We have many taxpayers walk into our offices that have not filed back tax returns for years and years. The question is always this,
“How many years should be filed if a taxpayer has not filed in years?”
That answer will vary from practitioner to practitioner and most tax preparers are afraid to answer the question but out of the IRS IRM comes the answer and how the IRS wants the Agents to deal with the tax problem of not filed tax returns.
Below is the Internal Revenue Manual on the subject.
This section discusses the procedures involved in handling non-filed returns per IRM
Substitute for return (SFR) and delinquent tax return procedures were developed to deal with taxpayers who do not file required back tax returns for the IRS.
The purpose of the procedures is to assess the correct tax liability by either:
a. Securing a valid voluntary tax return from the taxpayer (delinquent return), or
b. If securing a return is not possible, computing tax, interest, and penalties based upon information submitted by payers, or based on other available information (SFR).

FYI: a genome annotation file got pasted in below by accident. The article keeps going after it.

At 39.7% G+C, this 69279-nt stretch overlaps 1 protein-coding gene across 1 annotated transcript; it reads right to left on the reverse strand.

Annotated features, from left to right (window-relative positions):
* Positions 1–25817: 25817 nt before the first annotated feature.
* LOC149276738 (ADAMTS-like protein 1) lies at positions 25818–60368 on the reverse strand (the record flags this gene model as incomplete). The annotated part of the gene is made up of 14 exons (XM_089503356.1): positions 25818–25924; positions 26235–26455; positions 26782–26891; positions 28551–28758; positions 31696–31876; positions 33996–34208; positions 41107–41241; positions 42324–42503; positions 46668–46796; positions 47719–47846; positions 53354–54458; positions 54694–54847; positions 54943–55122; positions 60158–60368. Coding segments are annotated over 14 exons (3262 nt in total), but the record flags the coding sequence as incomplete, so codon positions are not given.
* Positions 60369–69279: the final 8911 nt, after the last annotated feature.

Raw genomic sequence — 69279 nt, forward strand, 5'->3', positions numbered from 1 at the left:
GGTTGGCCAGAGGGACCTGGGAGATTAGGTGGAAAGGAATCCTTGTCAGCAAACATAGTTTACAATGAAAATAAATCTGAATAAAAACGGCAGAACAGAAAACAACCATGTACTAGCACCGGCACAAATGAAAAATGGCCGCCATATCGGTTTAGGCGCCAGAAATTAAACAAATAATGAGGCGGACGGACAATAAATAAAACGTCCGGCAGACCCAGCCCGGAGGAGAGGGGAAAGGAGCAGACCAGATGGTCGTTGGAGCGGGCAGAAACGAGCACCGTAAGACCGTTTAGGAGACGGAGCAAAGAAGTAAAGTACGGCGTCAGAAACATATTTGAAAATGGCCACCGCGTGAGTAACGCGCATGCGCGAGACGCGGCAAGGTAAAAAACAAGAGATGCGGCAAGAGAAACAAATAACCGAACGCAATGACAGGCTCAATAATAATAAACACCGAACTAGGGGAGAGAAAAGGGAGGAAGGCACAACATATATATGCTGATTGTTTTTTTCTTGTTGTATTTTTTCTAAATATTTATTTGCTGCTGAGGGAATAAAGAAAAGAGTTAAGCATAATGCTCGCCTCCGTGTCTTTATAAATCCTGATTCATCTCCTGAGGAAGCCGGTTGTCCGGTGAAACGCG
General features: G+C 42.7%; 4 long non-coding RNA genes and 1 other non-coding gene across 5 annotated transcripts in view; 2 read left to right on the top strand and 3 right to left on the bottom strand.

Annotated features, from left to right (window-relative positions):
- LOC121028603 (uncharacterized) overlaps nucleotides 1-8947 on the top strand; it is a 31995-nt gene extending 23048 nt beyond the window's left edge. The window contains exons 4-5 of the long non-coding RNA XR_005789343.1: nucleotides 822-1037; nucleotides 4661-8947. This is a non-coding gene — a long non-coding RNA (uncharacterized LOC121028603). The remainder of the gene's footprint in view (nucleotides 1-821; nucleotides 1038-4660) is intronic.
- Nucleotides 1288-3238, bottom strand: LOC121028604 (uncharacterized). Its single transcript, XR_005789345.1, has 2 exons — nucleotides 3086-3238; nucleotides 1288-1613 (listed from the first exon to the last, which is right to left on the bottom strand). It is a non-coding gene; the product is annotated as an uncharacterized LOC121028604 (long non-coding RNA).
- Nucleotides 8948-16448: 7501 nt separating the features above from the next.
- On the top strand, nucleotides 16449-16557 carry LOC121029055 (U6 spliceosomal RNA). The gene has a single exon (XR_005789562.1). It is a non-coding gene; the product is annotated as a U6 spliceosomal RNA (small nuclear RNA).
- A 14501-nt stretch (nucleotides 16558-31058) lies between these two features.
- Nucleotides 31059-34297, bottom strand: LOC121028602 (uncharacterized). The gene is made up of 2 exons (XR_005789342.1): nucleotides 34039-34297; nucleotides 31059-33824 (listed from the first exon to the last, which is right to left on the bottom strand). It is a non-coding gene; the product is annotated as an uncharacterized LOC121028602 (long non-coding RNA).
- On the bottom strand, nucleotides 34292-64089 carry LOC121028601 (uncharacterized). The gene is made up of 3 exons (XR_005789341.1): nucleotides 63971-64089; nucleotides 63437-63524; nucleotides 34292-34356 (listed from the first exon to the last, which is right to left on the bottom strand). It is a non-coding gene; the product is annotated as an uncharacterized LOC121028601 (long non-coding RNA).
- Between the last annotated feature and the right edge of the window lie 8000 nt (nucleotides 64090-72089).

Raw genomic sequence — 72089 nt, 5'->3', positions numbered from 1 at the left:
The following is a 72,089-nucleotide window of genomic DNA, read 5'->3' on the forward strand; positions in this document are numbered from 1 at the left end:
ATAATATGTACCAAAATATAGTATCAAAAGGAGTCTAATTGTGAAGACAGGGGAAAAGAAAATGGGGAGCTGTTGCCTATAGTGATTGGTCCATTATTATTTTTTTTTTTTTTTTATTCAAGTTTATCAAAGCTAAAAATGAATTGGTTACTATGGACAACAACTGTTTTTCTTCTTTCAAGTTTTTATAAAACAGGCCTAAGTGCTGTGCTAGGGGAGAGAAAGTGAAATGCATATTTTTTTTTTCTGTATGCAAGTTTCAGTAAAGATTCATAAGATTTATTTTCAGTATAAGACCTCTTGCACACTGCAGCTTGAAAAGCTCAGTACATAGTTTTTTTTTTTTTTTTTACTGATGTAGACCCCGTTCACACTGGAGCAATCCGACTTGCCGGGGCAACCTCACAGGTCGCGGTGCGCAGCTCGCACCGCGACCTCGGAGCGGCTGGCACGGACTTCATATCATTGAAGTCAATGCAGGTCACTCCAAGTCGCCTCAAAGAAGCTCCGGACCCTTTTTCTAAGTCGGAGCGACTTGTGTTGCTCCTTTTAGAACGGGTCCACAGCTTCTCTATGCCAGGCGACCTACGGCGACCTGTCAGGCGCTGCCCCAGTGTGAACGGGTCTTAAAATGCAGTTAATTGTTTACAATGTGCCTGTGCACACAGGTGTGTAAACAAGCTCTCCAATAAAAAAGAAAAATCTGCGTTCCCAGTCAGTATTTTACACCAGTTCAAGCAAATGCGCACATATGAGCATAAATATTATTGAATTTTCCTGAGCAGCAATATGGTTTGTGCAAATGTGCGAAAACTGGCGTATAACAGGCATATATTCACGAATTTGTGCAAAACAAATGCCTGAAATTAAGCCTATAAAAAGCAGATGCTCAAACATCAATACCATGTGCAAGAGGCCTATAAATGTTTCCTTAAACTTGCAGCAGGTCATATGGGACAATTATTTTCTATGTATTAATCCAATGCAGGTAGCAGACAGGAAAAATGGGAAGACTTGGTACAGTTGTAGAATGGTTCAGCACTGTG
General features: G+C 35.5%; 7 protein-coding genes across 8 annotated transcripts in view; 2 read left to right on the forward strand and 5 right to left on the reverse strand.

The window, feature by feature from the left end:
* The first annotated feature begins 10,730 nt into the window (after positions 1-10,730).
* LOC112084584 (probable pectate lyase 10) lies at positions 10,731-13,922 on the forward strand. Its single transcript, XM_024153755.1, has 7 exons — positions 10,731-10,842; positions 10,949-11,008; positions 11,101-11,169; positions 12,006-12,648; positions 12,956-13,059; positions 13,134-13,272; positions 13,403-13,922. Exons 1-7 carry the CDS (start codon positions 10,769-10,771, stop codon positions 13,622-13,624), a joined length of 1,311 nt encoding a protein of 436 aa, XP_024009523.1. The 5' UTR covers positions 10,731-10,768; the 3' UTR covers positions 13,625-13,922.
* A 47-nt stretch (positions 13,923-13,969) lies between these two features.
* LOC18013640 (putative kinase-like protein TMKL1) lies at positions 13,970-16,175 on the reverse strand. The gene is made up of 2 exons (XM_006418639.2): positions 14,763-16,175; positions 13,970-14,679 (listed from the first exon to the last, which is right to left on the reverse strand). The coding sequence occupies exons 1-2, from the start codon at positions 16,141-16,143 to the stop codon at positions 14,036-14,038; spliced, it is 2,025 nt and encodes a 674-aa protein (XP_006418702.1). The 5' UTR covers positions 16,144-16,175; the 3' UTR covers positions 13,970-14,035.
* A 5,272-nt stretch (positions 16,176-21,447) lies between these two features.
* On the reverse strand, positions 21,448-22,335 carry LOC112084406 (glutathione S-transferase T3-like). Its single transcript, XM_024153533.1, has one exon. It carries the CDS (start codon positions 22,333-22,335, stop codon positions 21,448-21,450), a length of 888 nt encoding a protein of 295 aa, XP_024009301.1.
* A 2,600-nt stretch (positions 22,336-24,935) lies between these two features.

Source of Cases for the agent
IRS, Tax Examiners and Revenue Officers encounter non-filers in several ways.
1. From related cases/spin-off examinations
2. As project cases
3. As referrals from other functions
Policy Statement 5-133 (P-5-133), IRM 184.108.40.206.18,
Delinquent returns—enforcement of filing requirements, discusses delinquent returns and the enforcement filing requirements.
The enforcement period is not to be more than six years.
However, the extent to which delinquency procedures will be enforced will depend upon the facts and circumstances of each case, and by reference to factors ensuring evenhanded administration of staffing and other Service resources. Enforcement for longer or shorter periods may be used when consideration has been given to:
1. The taxpayer’s prior history of noncompliance.
2. The existence of income from illegal sources.
3. The effect upon voluntary compliance.
The anticipated revenue in relation to the time and effort, required to determine tax due. Any special circumstances existing in the case of a particular taxpayer, class of taxpayer, or industry, or which may be peculiar to the class of tax involved.
IRS does have the ability on special cases to extend the period to file more back or unfiled tax returns. If a taxpayer is loaded with assets and have not filed multiple tax returns the IRS can and will go back more, but special circumstance must exist.
However, as a very general rule, 6 years of back filing is very safe.
Call us and we can review your case. 1-866-700-1040
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